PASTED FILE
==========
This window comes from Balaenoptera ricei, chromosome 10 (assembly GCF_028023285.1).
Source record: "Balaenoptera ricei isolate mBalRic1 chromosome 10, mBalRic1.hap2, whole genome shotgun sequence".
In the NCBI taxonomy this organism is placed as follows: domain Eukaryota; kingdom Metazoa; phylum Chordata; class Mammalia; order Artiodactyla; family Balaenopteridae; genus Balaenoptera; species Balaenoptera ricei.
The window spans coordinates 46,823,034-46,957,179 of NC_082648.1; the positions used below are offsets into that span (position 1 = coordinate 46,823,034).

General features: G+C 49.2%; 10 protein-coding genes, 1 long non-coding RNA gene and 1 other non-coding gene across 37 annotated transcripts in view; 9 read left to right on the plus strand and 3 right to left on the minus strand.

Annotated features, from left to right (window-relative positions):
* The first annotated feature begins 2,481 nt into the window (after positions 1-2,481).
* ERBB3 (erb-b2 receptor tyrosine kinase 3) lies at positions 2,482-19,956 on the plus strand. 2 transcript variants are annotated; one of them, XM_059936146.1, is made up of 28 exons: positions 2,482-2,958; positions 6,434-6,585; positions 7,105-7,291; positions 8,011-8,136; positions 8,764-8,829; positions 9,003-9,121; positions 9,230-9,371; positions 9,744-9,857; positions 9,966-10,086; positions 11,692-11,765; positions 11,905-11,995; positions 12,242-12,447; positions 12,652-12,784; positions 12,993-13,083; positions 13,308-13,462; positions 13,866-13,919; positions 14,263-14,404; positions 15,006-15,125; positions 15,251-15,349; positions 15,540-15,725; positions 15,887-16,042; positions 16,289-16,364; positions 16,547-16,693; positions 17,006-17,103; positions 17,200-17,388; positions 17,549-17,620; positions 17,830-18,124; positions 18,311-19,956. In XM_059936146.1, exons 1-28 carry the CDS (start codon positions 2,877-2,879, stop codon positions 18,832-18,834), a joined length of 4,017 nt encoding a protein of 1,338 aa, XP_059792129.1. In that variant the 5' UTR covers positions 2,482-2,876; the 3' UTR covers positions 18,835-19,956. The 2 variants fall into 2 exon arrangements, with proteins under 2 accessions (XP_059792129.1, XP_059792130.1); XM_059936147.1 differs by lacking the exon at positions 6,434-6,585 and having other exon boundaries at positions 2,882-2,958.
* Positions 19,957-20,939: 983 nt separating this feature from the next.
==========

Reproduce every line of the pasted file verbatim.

This window comes from Balaenoptera ricei, chromosome 10 (assembly GCF_028023285.1).
Source record: "Balaenoptera ricei isolate mBalRic1 chromosome 10, mBalRic1.hap2, whole genome shotgun sequence".
In the NCBI taxonomy this organism is placed as follows: domain Eukaryota; kingdom Metazoa; phylum Chordata; class Mammalia; order Artiodactyla; family Balaenopteridae; genus Balaenoptera; species Balaenoptera ricei.
The window spans coordinates 46,823,034-46,957,179 of NC_082648.1; the positions used below are offsets into that span (position 1 = coordinate 46,823,034).

General features: G+C 49.2%; 10 protein-coding genes, 1 long non-coding RNA gene and 1 other non-coding gene across 37 annotated transcripts in view; 9 read left to right on the plus strand and 3 right to left on the minus strand.

Annotated features, from left to right (window-relative positions):
* The first annotated feature begins 2,481 nt into the window (after positions 1-2,481).
* ERBB3 (erb-b2 receptor tyrosine kinase 3) lies at positions 2,482-19,956 on the plus strand. 2 transcript variants are annotated; one of them, XM_059936146.1, is made up of 28 exons: positions 2,482-2,958; positions 6,434-6,585; positions 7,105-7,291; positions 8,011-8,136; positions 8,764-8,829; positions 9,003-9,121; positions 9,230-9,371; positions 9,744-9,857; positions 9,966-10,086; positions 11,692-11,765; positions 11,905-11,995; positions 12,242-12,447; positions 12,652-12,784; positions 12,993-13,083; positions 13,308-13,462; positions 13,866-13,919; positions 14,263-14,404; positions 15,006-15,125; positions 15,251-15,349; positions 15,540-15,725; positions 15,887-16,042; positions 16,289-16,364; positions 16,547-16,693; positions 17,006-17,103; positions 17,200-17,388; positions 17,549-17,620; positions 17,830-18,124; positions 18,311-19,956. In XM_059936146.1, exons 1-28 carry the CDS (start codon positions 2,877-2,879, stop codon positions 18,832-18,834), a joined length of 4,017 nt encoding a protein of 1,338 aa, XP_059792129.1. In that variant the 5' UTR covers positions 2,482-2,876; the 3' UTR covers positions 18,835-19,956. The 2 variants fall into 2 exon arrangements, with proteins under 2 accessions (XP_059792129.1, XP_059792130.1); XM_059936147.1 differs by lacking the exon at positions 6,434-6,585 and having other exon boundaries at positions 2,882-2,958.
* Positions 19,957-20,939: 983 nt separating this feature from the next.